Calgary, Alberta has adopted "Curbside" Recycling and uses blue bins. The blue cart programme accepts all types of recyclables, including plastics 1–7. It is picked up weekly for the cost of $8.00 per month. This programme is mandatory.

In 1981 Resource Integration Systems (RIS) in collaboration with Laidlaw International tested the first blue box recycling system on 1500 homes in Kitchener, Ontario. Due to the success of the project the City of Kitchener put out a contract for public bid in 1984 for a recycling system citywide. Laidlaw won the bid and continued with the popular blue box recycling system. Today hundreds of cities around the world use the blue box system or a similar variation.[8]

Many Canadian municipalities use "green bins" for curbside recycling. Others, such as Moncton, use wet/dry waste separation and recovery programmes.[9]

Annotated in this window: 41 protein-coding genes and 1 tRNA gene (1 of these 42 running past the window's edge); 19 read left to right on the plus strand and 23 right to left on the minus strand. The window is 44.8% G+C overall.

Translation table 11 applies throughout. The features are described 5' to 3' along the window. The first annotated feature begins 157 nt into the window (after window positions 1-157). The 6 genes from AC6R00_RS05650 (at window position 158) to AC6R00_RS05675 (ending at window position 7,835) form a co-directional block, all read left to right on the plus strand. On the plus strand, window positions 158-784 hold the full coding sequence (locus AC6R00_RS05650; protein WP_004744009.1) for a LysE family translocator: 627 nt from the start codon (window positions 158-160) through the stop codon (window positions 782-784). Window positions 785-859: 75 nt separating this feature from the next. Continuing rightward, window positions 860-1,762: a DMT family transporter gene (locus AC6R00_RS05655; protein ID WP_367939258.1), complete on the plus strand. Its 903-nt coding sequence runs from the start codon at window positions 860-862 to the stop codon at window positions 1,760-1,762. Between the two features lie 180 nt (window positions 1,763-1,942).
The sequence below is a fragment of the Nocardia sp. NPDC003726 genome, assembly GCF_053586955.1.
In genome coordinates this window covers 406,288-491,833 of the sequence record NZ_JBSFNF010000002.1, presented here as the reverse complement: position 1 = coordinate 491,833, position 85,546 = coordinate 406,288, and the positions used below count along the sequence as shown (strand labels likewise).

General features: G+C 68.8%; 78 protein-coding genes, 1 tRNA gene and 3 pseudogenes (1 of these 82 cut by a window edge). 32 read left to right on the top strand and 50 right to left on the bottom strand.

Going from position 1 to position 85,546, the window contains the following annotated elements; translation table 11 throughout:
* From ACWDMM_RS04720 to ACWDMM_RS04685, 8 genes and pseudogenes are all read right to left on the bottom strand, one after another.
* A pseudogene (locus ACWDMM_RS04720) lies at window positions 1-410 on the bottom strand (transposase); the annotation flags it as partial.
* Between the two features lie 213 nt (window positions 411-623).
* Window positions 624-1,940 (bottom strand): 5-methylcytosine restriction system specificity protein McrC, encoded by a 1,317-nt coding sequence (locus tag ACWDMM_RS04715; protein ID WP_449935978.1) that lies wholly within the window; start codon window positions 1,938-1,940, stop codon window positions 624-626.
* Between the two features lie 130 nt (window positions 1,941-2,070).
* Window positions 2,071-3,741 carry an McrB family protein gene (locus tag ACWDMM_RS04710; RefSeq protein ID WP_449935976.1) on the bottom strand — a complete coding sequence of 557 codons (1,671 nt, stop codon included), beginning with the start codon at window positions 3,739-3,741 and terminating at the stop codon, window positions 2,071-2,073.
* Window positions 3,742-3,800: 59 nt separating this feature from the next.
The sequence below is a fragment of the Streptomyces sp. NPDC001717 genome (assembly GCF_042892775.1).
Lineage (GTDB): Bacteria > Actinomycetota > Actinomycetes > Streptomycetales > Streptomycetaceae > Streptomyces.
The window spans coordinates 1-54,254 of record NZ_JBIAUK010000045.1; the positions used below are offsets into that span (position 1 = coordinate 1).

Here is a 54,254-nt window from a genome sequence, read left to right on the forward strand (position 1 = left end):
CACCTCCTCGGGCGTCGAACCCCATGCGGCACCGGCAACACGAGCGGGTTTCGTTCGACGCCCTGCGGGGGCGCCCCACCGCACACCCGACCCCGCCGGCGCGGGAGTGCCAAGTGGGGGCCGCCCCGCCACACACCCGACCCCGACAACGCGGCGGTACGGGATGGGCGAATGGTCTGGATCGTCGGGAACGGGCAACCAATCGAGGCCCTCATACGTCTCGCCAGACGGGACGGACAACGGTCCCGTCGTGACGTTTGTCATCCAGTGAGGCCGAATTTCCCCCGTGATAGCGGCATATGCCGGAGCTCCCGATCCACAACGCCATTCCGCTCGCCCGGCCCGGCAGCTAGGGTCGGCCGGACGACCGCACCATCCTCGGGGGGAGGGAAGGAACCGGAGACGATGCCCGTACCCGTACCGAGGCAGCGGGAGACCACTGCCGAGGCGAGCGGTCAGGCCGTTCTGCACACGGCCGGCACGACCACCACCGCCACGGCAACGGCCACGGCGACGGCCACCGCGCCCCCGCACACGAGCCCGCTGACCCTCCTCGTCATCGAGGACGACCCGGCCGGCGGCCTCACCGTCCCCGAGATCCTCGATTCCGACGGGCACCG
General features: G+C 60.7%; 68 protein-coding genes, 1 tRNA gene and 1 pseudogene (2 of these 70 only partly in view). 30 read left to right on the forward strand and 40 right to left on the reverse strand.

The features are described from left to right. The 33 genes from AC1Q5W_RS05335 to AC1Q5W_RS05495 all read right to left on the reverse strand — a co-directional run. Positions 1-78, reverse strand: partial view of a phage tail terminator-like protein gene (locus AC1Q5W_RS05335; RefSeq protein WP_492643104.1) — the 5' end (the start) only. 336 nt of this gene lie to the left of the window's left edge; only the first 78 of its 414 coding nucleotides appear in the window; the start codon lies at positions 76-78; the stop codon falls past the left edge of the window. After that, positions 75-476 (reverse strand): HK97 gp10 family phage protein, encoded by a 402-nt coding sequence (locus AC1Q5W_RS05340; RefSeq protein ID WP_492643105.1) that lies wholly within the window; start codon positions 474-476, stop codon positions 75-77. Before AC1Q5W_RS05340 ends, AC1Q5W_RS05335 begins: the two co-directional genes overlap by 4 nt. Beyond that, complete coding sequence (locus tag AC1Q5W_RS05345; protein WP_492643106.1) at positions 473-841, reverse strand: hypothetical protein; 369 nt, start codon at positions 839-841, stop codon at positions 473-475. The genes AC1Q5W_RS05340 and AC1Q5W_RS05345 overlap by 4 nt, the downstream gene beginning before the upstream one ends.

New Zealand

Kerbside collection bins in Dunedin, New Zealand. The yellow-liddied wheelie bin is for non-glass recyclables, and the blue bin is for glass. The two bins are collected on alternating weeks. Official council bags are used for general household waste, and are collected weekly.
Kerbside collection bins in Dunedin, New Zealand. The yellow-liddied wheelie bin is for non-glass recyclables, and the blue bin is for glass. The two bins are collected on alternating weeks. Official council bags are used for general household waste, and are collected weekly.

In New Zealand, kerbside collection of general refuse and recycling, and in some areas organic waste, is the responsibility of the local city or district council, or private contractors. Practices and collection methods vary widely from council to council and company to company. Some examples of collection are:

By 1996 the New Zealand cities of Auckland, Waitakere, North Shore and Lower Hutt had kerbside recycling bins available. In New Plymouth, Wanganui and Upper Hutt recyclable material was collected if placed in suitable bags.[12] By 2007 73% of New Zealanders had access to kerbside recycling.[13]

Kerbside collection of organic waste is carried out by the Mackenzie District Council[14] and the Timaru District Council. Christchurch City Council is introducing the system to their kerbside collection. Other councils are carrying out trials.[14]

United Kingdom